Dr Phil Brooker reflects on his recent experience of introducing early career researchers to the visual analytic approach
On October 30th, I got the chance to facilitate a 3-hour workshop on doing social media analytics with Chorus, and I’m happy to report that it was a great success!
The workshop formed part of a wider two-day training module, ‘Hearing, Seeing, Doing: Reflexivity, Creativity and Collaborations in Research’, for doctoral students across GW4 universities. The wider course was designed to engage early career researchers in thinking differently about the research process, and the Chorus team was drafted in to lead a workshop on a creative non-traditional/alternative methodology.
Reflecting on the use of Chorus as a pedagogical tool, I think the combination of visual models of data and the functions that help users navigate around that data to get back to original tweets was something that students could really get their teeth into. I started the workshop with a talk that set out a ‘visual analytic’ approach to social media data, wherein the visualisations you can see on-screen are not to be viewed as results, but as part of a data exploration process which can lead you back to interesting insights from the original data. From here, students were given chance to use Chorus themselves, first to explore a mock dataset and get a handle on how Chorus operates, then to undertake some data collection and visualisation work themselves on topics relevant to their own research. With the visual analytic approach in mind, the students seemed to get a lot out of probing the Twitter API for interesting data, then finding their way around it with the various visual models Chorus builds. I was careful to emphasise that there’s no such thing as ‘bad data’ – if they were having trouble drawing insights from the data they captured, I encouraged students to see this as an opportunity to learn what was lacking in their data collection strategy and see if they could use that information to go back and collect data better suited to addressing their questions. The interplay between data collection and data visualisation that Chorus offers made this a straightforward process, with students being easily able to switch between the two and reflect on how the data collection and visualisation process itself formulates part of their research as a ‘socio-technical assemblage’.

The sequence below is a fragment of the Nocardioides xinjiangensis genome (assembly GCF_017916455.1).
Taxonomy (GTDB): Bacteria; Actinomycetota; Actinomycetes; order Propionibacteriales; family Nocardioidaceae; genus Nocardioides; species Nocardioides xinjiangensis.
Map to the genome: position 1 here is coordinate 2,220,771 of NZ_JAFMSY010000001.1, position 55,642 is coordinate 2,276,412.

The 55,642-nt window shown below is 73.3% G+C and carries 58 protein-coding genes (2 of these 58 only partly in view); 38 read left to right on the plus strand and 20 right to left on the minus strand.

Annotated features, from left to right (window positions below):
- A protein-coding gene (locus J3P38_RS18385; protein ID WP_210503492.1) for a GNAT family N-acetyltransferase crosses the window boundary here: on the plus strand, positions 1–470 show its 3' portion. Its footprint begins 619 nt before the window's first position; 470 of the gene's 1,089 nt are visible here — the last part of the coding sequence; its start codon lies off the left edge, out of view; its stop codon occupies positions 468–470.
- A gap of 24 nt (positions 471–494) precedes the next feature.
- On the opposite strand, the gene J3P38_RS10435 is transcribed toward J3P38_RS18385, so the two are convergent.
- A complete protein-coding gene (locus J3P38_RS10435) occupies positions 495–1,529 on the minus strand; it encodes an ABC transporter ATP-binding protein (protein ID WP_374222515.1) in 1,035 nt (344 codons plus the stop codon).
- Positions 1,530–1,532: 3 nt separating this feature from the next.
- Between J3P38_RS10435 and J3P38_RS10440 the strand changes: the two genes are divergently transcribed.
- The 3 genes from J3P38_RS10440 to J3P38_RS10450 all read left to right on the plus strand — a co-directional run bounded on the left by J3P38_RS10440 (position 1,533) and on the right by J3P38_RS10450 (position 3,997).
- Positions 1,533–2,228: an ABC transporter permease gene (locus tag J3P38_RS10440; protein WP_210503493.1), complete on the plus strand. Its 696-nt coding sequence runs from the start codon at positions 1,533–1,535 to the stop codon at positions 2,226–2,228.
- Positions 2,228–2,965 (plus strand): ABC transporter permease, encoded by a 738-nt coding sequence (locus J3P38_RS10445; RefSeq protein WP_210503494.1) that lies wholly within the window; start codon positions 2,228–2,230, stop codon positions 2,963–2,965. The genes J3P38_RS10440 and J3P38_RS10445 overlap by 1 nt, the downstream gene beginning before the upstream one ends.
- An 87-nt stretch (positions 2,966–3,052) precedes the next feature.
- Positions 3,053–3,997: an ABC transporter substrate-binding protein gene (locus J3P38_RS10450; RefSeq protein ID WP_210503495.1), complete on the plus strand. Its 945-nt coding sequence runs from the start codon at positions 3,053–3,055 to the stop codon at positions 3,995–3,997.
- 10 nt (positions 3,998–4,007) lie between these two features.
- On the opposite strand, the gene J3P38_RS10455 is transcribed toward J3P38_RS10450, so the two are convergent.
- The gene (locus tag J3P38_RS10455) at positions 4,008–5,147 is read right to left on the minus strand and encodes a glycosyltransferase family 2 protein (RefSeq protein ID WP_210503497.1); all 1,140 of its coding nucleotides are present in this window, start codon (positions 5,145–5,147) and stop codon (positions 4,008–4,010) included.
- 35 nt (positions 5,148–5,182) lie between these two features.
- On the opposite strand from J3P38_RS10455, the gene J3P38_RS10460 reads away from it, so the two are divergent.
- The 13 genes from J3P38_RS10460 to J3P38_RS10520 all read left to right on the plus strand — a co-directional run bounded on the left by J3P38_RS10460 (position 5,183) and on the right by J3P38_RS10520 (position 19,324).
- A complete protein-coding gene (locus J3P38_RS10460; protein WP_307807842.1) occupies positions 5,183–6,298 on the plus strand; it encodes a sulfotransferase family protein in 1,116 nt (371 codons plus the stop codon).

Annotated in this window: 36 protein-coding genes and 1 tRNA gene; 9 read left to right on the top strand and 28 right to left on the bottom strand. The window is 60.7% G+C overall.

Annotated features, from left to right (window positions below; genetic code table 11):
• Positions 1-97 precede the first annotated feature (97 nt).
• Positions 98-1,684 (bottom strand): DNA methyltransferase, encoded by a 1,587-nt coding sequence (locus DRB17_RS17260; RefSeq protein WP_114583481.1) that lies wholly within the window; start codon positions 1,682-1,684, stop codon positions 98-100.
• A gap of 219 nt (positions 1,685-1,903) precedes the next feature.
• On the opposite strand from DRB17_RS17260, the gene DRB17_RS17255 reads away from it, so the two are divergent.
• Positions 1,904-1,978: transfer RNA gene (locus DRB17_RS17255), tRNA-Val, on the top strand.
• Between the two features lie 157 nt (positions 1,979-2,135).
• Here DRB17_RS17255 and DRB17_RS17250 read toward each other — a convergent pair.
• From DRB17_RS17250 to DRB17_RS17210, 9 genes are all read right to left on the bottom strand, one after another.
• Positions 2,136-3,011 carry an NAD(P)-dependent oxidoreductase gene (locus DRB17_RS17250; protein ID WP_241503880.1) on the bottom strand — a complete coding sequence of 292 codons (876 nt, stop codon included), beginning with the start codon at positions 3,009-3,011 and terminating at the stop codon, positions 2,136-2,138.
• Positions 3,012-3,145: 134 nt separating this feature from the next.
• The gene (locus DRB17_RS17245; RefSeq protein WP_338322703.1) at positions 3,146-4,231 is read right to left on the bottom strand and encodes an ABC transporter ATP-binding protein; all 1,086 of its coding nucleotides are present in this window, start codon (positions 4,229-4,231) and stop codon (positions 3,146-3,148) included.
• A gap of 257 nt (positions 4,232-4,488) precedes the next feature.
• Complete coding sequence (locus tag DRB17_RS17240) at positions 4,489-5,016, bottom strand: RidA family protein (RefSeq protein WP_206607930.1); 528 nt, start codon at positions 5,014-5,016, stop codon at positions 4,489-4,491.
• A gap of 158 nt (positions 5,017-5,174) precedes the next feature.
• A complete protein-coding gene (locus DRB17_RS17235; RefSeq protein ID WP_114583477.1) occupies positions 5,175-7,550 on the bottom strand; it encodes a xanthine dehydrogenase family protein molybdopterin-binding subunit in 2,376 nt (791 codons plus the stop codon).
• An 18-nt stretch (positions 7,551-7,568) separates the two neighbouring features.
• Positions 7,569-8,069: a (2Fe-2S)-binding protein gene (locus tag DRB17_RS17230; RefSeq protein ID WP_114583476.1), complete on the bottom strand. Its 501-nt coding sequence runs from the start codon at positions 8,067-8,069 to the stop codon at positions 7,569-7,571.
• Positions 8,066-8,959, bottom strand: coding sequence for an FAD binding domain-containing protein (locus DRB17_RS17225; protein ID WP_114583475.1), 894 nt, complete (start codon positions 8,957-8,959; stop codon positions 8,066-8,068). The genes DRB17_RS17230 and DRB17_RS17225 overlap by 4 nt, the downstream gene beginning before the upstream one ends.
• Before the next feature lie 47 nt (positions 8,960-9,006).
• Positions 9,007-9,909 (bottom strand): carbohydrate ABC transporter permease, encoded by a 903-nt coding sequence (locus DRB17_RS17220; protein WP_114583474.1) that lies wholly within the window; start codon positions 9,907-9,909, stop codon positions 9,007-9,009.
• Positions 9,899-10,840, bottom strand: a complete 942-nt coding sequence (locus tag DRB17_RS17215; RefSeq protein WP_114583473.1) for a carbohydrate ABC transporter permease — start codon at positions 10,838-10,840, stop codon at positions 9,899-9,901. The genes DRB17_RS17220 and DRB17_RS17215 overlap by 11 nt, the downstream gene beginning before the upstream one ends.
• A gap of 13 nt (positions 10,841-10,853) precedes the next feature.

All in all, Chorus proved to be a useful tool for not only demonstrating how to capture and visualise Twitter data, but also for showing how to discover insight and master the research process as it moves between human and computational control. This seems to me to be a great asset to the software – it not only has a use as a tool for undertaking research work in social media analytics, it can help researchers see and understand the underlying methodological thinking that that research work embodies, allowing for a deeper exploration of the topic at hand.
If anyone is interested in using Chorus as part of their teaching, or in hearing more about the workshop course mentioned above, please do get in touch at firstname.lastname@example.org.